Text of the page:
• Early integration of business organization and building up support services
  • Optimistic attitude towards the project by successfully completing iterations and meeting the expectations
  • Flexibility in structuring the functional requirements and a manageable basis for Scope Change Management
  • Organziational changes are implemented step by step and associated with achieving success
  • Short feedback loops, „lessons learned“, can be implemented in the next iteration

The Challenge of Implementing Iterations
Very frequently, a rigid project procedure is set forth by large enterprises. In addition to document templates, this includes specified and standardized rules of phase acceptance. The project passes through several phases, comprising preliminary studies, rough and detailed concept, realization, implementation, and operation. A new phase can only be started, after the preceding phase has been completed. This approach is often contrary to the basic idea and the immense benefit achieved by an iterative procedure.

It is true that dividing the project into several iterations results in quick wins. But if all iterations, i.e. new functions, are repeatedly forced to pass through all project phases from the preliminary studies to operation,  this necessarily implies disprofit by loss of time and additional effort. The great benefit is given away!

It is quite important to find common solutions in collaboration with the responsible persons, for example, from the project management office (PMO) or from quality control. Experience has shown that it is recommendable to have the most prominent mile stones approved „officially“, whereas the individual iterations can be approved by project members and application of quality assurance measures. A step-by-step extension of this approach to include scoping and phase acceptance which is attuned to an iterative concept would be useful.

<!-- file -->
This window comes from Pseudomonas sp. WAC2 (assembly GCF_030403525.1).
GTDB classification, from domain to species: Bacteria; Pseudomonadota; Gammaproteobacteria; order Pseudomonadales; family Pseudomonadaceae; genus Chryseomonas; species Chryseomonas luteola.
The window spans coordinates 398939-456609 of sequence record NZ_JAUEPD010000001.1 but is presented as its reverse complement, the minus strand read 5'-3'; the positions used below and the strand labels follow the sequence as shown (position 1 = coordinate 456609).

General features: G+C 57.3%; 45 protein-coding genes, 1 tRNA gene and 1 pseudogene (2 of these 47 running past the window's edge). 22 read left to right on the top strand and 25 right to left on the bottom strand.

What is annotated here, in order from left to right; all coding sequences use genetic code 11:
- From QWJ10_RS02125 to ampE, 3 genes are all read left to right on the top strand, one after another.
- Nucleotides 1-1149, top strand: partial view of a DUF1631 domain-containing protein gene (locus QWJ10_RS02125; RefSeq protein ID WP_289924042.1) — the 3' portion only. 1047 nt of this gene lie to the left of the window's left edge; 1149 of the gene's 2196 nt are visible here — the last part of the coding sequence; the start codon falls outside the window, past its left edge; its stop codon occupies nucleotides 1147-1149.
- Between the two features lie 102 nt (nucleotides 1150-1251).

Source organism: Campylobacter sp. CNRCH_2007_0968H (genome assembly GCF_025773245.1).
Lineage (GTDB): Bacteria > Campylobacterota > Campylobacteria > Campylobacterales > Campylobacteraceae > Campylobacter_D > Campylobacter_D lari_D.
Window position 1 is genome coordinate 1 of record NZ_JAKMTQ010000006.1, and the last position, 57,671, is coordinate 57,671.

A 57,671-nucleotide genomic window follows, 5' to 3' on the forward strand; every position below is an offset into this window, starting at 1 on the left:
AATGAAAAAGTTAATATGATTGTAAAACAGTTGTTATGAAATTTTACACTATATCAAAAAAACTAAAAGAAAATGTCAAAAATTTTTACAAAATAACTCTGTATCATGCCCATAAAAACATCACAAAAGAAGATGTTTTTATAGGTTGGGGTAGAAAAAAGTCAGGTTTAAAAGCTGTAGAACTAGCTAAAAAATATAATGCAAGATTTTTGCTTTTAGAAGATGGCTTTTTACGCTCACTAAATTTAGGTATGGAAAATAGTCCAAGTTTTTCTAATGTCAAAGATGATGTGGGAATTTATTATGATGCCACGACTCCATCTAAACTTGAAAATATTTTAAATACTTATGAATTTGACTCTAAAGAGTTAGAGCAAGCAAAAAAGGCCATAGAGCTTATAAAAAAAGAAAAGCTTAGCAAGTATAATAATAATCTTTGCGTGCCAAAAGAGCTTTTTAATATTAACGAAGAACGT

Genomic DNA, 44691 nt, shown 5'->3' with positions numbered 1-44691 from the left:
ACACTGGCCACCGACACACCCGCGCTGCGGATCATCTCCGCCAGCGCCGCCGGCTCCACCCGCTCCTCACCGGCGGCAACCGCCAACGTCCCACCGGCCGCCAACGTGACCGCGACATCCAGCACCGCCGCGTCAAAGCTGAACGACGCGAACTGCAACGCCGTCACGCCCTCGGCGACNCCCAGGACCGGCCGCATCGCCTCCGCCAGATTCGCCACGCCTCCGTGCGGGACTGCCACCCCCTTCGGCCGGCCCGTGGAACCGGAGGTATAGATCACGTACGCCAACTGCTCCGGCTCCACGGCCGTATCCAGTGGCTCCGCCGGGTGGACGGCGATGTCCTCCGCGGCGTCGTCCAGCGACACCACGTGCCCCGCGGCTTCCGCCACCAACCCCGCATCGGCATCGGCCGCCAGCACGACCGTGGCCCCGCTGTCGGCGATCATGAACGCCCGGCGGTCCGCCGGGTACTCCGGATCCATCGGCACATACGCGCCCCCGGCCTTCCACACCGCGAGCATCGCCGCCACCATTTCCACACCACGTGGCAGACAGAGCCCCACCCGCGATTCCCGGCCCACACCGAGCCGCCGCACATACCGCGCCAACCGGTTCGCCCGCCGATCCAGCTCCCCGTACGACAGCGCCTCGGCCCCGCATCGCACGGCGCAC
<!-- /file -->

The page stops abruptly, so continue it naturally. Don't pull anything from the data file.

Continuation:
beteo Iterations

The benefit of an iterative approach is enormously high. In the context of standardized and rigid project implementation, this can be quite a challenge. However, addressing it at an early stage, iterations can easily be integrated into the existing environment. In a further step, this concept can be extended to include scoping and phase acceptance particularly attuned to iterations.

After harmonizing the expectations of all key roles and prioritizing the requirements, all functions should be divided into individual iterations according to their importance. This allows you to focus on the core features and the highest possible benefit. Systems are available to users at an early stage, providing efficiently working core functionality. There is a fast and well-structured knowledge transfer leaving more time for the organization to implement changes. Quickly and successfully completed iterations result in a sense of achievement and promote an affirmative attitude  towards the project.

In addition, the iterative approach allows you to carry out faster feedback loops and more flexibility in planning further iterations. This ensures quick wins and step-by-step success of the project.